‘Ring of fire’ (Photo: YouTube screenshot)


Increased volcanic activity is likely to occur as the planet continues to warm from human-induced climate change, a recent study revealed...

According to the study published last month in the journal Geology, pressure exerted on the Earth's surface from glaciers, known by geologists as "surface loading," will decrease as global warming melts the massive ice sheets. This, in turn, will likely impact magma flow beneath the surface, the scientists said.

Lead author Graeme Swindles told Scientific American in an email that when glaciers expand, the weight of the ice puts immense pressure on Earth’s surface.

"It can affect magma flow and the voids and gaps in the Earth where magma flows to the surface, as well as how much magma the crust can actually hold," said Swindles.

(MORE: Bali Volcano Erupts)

The researchers studied Icelandic eruptions from 4,500 to 5,500 years ago – an era that had a cooler climate but not a full-blown ice age. They looked at the record of ash that fell on peat bogs and lakes in Europe to draw their conclusions.

The scientists found that eruptions were significantly fewer as the climate cooled and the ice cover increased. In addition, eruptions that did occur seemed to be of a lesser magnitude.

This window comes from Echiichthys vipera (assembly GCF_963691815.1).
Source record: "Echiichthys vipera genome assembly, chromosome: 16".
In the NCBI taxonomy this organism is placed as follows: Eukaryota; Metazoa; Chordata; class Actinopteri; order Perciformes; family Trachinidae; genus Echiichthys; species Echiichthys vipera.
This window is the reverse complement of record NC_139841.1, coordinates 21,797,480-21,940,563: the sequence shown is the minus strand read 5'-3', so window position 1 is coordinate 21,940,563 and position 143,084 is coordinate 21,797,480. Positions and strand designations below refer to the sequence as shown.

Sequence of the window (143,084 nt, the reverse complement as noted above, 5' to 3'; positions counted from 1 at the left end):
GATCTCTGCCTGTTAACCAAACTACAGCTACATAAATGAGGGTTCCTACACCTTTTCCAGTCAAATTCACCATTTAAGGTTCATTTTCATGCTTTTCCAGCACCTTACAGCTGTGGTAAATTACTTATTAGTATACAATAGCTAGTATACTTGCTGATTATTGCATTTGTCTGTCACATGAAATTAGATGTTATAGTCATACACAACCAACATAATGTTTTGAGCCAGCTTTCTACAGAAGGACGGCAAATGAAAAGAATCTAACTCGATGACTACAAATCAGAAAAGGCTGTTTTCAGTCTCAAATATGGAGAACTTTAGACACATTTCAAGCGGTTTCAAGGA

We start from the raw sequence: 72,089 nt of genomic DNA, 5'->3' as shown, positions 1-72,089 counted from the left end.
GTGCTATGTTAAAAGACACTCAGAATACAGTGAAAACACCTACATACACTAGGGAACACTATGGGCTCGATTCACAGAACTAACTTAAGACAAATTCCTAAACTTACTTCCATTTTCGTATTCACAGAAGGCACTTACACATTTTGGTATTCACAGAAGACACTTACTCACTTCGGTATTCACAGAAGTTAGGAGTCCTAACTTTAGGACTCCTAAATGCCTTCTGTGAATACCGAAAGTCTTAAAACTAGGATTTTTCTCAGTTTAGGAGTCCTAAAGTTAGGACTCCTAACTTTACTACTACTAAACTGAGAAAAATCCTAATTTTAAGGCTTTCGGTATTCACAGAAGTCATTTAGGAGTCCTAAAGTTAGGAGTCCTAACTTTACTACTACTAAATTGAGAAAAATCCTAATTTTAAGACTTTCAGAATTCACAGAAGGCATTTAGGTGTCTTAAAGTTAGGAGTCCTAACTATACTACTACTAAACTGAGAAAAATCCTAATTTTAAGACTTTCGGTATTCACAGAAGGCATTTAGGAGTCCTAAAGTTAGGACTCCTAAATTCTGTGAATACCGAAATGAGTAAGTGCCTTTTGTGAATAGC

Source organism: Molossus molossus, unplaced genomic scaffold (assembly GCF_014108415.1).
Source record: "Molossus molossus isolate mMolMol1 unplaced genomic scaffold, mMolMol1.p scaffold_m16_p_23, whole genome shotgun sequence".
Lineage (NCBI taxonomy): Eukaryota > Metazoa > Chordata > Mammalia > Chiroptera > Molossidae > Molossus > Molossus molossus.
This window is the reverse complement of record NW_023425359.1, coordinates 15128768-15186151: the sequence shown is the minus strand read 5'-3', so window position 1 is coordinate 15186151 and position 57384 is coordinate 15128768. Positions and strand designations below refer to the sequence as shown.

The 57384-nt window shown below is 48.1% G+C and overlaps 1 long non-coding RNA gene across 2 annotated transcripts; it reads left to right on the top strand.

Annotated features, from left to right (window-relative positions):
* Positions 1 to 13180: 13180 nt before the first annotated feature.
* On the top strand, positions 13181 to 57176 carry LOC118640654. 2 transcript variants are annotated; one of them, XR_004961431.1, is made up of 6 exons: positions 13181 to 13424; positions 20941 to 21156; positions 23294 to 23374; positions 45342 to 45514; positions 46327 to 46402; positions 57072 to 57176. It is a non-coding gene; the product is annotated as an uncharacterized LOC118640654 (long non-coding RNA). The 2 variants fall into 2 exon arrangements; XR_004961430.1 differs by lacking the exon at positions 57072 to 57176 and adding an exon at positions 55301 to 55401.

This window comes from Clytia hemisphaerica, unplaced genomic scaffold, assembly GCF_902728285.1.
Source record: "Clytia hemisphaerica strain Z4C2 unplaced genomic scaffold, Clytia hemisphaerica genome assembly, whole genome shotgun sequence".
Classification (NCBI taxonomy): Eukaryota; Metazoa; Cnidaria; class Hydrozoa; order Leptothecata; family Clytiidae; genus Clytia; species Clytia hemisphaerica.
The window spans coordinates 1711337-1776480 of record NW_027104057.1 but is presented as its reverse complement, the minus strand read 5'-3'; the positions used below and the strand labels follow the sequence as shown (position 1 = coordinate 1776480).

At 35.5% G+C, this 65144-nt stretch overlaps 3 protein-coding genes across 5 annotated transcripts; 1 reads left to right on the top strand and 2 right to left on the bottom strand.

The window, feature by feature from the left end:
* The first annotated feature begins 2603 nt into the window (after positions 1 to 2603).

The team found the exact opposite to be true when the planet warmed and glaciers melted.

"After glaciers are removed the surface pressure decreases, and the magmas more easily propagate to the surface and thus erupt," said Swindles.

He noted that a number of questions remain about how much global warming will affect volcanic activity in the coming decades, but was confident in the study's findings.

"I think we can predict we’re probably going to see a lot more volcanic activity in areas of the world where glaciers and volcanoes interact," he said.

Pam Wright
Published: December 22, 2017

The Weather Company’s primary journalistic mission is to report on breaking weather news, the environment and the importance of science to our lives. This story does not necessarily represent the position of our parent company, IBM.


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